Son of one of Britain's richest men fined £40k after stripping Regency home of its historic features (From Darlington and Stockton Times)
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Son of shopping centre millionaire fined £40k after stripping Ripon Regency home of its historic features
THE son of one of Britain's richest men has a criminal conviction and was fined £40,000 after stripping a listed country mansion of its historic assets - without permission - so his mother could move in sooner.
He bought the property, which boasts eight double bedrooms and is valued at £4.5m, for his mother, Valeria in December 2011.
Mrs Sykes' 44-year marriage to UKIP'S principal European elections donor, property tycoon and Sheffield Meadowhall creator Paul Sykes - whose fortune was once estimated to be £650m - had broken down months earlier.
Weeks after he bought the property his father was quoted as saying: "‘I would sooner have stayed a tyre-fitter, where I started. Money just brings a load of lumber."
John Hunter, prosecuting, said Richard Sykes, 49, launched into a wide-ranging overhaul of the historically important property - which was built in 1775 and features an tree-lined drive, orangery, children's sitting room, coach house, swimming pool, gymnasium and Mediterranean entertaining courtyard.
Before the sale, estate agents Blenkin and Co described its period features as having been "painstakingly preserved", adding: "No detail has escaped the current owners’ meticulous programme of works."
When a Harroagte Borough Council officer visited two weeks after the sale, he was stunned to find substantial changes - including the removal of decorative mouldings, doors, window shutters, floors and ceilings.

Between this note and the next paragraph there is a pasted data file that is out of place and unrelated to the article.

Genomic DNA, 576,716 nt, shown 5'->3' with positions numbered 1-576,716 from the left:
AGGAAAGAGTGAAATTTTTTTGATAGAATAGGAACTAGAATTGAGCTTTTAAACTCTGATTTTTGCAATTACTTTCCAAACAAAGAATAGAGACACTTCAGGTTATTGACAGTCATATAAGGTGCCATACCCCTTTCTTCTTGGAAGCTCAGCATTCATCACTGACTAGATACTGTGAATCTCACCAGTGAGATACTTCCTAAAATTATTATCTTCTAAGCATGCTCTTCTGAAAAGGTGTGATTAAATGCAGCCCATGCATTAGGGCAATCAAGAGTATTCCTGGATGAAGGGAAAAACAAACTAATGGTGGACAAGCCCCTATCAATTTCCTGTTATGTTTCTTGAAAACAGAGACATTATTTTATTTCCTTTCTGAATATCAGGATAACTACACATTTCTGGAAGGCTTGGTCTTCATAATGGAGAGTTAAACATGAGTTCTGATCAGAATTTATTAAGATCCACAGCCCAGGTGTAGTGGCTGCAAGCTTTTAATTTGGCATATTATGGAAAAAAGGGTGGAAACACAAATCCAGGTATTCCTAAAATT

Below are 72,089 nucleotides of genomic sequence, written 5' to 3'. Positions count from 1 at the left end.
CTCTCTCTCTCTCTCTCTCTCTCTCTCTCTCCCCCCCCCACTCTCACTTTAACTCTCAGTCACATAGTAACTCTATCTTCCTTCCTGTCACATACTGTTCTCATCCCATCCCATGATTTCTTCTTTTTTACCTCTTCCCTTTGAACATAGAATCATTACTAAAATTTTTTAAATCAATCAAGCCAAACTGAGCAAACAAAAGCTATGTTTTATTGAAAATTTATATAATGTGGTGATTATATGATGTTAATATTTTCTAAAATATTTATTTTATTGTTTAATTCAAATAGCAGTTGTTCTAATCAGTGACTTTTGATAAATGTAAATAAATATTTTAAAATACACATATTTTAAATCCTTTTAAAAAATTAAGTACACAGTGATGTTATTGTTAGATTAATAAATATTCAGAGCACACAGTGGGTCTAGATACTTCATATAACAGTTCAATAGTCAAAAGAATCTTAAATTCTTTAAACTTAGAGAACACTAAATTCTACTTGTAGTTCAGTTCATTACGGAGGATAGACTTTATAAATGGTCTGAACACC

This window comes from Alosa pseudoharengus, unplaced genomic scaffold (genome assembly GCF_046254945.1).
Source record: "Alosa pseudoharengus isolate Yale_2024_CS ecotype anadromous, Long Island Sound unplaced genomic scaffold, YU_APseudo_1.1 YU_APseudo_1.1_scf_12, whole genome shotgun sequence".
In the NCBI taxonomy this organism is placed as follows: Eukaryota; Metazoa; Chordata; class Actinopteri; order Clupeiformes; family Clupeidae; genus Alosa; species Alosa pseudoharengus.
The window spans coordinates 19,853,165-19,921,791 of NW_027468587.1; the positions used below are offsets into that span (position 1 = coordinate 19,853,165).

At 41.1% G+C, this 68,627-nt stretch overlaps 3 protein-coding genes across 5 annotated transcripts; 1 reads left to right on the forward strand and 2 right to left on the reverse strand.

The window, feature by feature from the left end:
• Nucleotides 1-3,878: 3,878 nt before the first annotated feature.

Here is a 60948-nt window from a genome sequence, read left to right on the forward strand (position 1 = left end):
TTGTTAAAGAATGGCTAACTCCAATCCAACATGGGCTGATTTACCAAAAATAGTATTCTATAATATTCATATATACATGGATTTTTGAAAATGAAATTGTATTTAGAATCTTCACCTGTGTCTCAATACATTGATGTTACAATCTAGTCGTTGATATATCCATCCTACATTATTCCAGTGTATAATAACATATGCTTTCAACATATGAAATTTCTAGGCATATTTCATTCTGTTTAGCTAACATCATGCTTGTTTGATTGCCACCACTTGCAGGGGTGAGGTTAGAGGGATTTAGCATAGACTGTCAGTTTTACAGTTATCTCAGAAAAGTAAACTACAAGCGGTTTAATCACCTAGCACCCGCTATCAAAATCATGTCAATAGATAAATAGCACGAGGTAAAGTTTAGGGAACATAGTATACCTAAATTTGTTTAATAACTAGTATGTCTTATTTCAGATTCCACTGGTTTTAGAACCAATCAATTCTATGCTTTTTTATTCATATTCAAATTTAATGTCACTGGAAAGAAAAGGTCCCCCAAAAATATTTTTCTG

Mr Hunter said the works resulted in a substantial change in the building's historic significance.
He added that, despite repeated warnings to stop the alterations, Richard Sykes continued his programme of works for 18 months.
Chartered surveyor Sykes, his Thirsk-based firm West Park Services, and builder Nicholas Hull, 48, of Harrogate, and his firm Thermotech, all admitted breaching the Listed Buildings and Conservation Act.
Paul Greaney QC, mitigating, said the house had not been perfectly preserved and Mrs Sykes had even found some MDF doors after moving in.
He said Richard Sykes had not been "cocking a snook" at the council, and despite period features such as the floating bubble glass windows being lost forever after they were replaced with modern flat glass for clearer views, the property had been improved.
"It is not a building of the highest significance like Castle Howard," he added.
"The drive of the defendant was to return the hall to its former glory, certainly not to turn it into some sort of Premiership footballer's pad.
"No expense has been spared to bring that dream into reality."
Magistrate Alison Stockdale said Richard Sykes, of Asenby, near Thirsk, had shown an increasingly flagrant disregard for the law and fined him £26,010, his firm £14,010, and order him and his firm to pay £26,000 costs.
Hull and his firm were fined £8,660 and ordered to pay £10,000 costs.